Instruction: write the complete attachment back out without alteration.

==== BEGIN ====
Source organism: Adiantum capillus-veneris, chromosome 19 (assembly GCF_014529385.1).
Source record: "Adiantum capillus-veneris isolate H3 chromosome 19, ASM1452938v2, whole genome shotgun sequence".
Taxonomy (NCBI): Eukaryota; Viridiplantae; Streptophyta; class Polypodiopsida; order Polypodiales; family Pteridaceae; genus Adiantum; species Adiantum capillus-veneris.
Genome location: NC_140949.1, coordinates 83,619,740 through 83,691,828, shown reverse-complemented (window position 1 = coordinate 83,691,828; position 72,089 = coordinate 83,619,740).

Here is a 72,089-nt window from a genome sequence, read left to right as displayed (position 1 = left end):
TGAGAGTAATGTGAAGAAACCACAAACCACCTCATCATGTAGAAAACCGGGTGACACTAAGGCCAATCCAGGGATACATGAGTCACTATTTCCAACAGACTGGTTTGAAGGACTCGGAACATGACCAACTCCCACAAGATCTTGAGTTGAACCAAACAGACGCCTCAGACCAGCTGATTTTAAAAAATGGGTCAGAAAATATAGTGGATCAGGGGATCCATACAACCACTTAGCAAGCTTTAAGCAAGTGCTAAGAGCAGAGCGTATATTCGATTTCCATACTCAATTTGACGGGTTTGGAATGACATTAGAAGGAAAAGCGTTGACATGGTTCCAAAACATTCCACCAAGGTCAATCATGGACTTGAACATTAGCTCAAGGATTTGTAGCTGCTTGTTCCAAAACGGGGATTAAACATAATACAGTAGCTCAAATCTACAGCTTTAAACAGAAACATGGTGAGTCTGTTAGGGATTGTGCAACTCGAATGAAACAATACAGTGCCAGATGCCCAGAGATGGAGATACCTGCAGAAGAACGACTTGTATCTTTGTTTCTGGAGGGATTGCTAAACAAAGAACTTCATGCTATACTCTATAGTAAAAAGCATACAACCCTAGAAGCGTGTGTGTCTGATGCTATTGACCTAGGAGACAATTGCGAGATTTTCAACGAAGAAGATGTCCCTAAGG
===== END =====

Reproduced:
Source organism: Adiantum capillus-veneris, chromosome 19 (assembly GCF_014529385.1).
Source record: "Adiantum capillus-veneris isolate H3 chromosome 19, ASM1452938v2, whole genome shotgun sequence".
Taxonomy (NCBI): Eukaryota; Viridiplantae; Streptophyta; class Polypodiopsida; order Polypodiales; family Pteridaceae; genus Adiantum; species Adiantum capillus-veneris.
Genome location: NC_140949.1, coordinates 83,619,740 through 83,691,828, shown reverse-complemented (window position 1 = coordinate 83,691,828; position 72,089 = coordinate 83,619,740).

Here is a 72,089-nt window from a genome sequence, read left to right as displayed (position 1 = left end):
TGAGAGTAATGTGAAGAAACCACAAACCACCTCATCATGTAGAAAACCGGGTGACACTAAGGCCAATCCAGGGATACATGAGTCACTATTTCCAACAGACTGGTTTGAAGGACTCGGAACATGACCAACTCCCACAAGATCTTGAGTTGAACCAAACAGACGCCTCAGACCAGCTGATTTTAAAAAATGGGTCAGAAAATATAGTGGATCAGGGGATCCATACAACCACTTAGCAAGCTTTAAGCAAGTGCTAAGAGCAGAGCGTATATTCGATTTCCATACTCAATTTGACGGGTTTGGAATGACATTAGAAGGAAAAGCGTTGACATGGTTCCAAAACATTCCACCAAGGTCAATCATGGACTTGAACATTAGCTCAAGGATTTGTAGCTGCTTGTTCCAAAACGGGGATTAAACATAATACAGTAGCTCAAATCTACAGCTTTAAACAGAAACATGGTGAGTCTGTTAGGGATTGTGCAACTCGAATGAAACAATACAGTGCCAGATGCCCAGAGATGGAGATACCTGCAGAAGAACGACTTGTATCTTTGTTTCTGGAGGGATTGCTAAACAAAGAACTTCATGCTATACTCTATAGTAAAAAGCATACAACCCTAGAAGCGTGTGTGTCTGATGCTATTGACCTAGGAGACAATTGCGAGATTTTCAACGAAGAAGATGTCCCTAAGG